Putin and Obama have a fundamental choice to make in their new terms: Continue "their transactional approach to relations" or "put relations in a broader, longer-term strategic framework, which could foster more enduring constructive relations." Thomas E. Graham of Kissinger Associates and Dmitri Trenin of the Carnegie Moscow Center, write in the New York Times "Why the Reset Should Be Reset"
While I would not hold my breath that it will happen in 2013, the authors make some good arguments about common long term interests:
Continue reading "Russia as a Real Partner?"
Today is a great day for Freedom.
Today thousands of Russian protesters have demonstrated in Moscow against Vladimir Putin and demanded fresh elections and a new president. That's a bold demand, but I wish they will succeed.
25 years ago today, President Reagan made a bold demand as well, which became reality two years later. He stood in front of the Berlin Wall, the Cold War's frontline, and said: "Mr. Gorbachev, tear down this wall!" A big moment in transatlantic relations that deserves more appreciation. The plea sounds simple today, but was controversial back then. Former US Diplomat John Kornblum wrote a great background article. I include Reagan in the Top Five: Americans who rocked Berlin
The Russians deserve the same kind of freedom that East Germans got, when the wall fell.
Continue reading "Celebrating Freedom"
The Strategic Concept for the Defence and Security of The Members of the North Atlantic Treaty Organisation adopted by Heads of State and Government in Lisbon today is very concise. Just eleven pages. Let's see how substantial it is. And how it will be implemented.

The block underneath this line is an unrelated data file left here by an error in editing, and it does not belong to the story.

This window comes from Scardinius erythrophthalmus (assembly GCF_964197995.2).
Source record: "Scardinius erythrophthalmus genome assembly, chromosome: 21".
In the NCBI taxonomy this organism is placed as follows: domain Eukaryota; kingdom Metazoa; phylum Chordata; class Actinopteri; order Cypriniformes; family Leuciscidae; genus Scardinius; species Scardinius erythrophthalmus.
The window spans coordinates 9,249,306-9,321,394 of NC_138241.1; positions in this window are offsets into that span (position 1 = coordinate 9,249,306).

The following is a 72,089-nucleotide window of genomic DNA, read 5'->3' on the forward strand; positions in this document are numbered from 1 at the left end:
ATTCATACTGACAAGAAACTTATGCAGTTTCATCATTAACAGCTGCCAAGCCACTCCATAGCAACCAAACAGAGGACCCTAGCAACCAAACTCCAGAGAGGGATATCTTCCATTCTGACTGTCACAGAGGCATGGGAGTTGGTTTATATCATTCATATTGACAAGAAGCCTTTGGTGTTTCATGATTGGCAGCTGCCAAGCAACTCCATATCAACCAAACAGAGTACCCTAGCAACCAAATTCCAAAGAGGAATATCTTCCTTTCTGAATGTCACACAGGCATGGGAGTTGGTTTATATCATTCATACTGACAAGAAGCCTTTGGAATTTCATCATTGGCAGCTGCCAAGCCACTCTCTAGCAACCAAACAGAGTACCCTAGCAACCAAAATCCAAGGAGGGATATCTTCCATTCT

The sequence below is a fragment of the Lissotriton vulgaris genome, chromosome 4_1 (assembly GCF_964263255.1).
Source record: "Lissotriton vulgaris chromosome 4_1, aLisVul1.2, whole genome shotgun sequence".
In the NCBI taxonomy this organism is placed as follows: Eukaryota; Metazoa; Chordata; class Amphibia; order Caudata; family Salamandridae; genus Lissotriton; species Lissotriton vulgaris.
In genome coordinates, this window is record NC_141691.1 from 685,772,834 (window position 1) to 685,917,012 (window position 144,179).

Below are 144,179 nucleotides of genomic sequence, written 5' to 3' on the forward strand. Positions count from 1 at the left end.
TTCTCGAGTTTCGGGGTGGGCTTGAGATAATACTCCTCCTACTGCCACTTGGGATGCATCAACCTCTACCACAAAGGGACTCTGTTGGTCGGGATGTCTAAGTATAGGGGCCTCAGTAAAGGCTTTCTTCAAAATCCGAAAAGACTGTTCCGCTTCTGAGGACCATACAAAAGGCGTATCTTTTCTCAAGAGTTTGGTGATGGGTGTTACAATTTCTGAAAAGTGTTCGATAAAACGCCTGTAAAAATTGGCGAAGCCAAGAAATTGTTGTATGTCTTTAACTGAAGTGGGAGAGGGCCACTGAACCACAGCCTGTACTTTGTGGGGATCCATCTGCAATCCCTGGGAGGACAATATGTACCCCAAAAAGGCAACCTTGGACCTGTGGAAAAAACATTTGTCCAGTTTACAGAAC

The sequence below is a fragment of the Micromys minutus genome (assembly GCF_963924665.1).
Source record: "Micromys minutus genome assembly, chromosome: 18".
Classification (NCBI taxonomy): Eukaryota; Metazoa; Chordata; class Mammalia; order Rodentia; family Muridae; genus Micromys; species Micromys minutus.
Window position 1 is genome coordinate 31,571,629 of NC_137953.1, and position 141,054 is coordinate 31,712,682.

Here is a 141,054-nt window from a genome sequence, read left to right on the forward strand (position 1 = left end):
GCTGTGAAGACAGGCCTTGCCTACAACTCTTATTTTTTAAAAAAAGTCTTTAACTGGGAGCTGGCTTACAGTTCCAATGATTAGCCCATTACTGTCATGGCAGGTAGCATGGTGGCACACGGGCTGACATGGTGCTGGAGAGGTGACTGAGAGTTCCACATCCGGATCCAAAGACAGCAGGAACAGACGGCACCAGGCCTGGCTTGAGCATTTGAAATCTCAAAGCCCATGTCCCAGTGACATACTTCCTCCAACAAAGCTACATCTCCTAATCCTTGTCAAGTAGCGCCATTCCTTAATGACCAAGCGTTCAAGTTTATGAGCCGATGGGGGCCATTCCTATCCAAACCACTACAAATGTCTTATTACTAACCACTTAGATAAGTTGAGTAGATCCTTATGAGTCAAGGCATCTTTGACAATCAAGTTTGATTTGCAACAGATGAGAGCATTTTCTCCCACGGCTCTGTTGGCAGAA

At the Open Think Tank atlantic-community.org, my day job, we have created some policy recommendations for the New Strategic Concept over the summer and are currently running a Policy Workshop on Russian-Western Relations, another big issue at the Lisbon summit.
NATO features a summary of my survey of Russian experts in a special Lisbon summit edition of NATO Review, which is layouted in Portugal's national colors. Lovely!
Get ready for two busy days: The NATO summit starts tomorrow, followed by the NATO-Russia summit, followed by the EU-US summit.
President Obama started the charm offensive by naming Chancellor Merkel one of fifteen recipients of the 2010 Medal of Freedom, America's highest civilian honor." Moreover, he published an Op-Ed in the NY Times: Europe and America, Aligned for the Future
And Senator John Kerry, chairman of the Senate Foreign Relations Committee, argues in Politico: Critics write obits, but NATO focuses on new threats
Do you think NATO will succeed in revitalizing itself?
Is Lisbon going to open a new chapter in NATO-Russian relations?
Are you optimistic regarding improved EU-US cooperation? Or do you expect nothing more than photo-ops?
Let us know.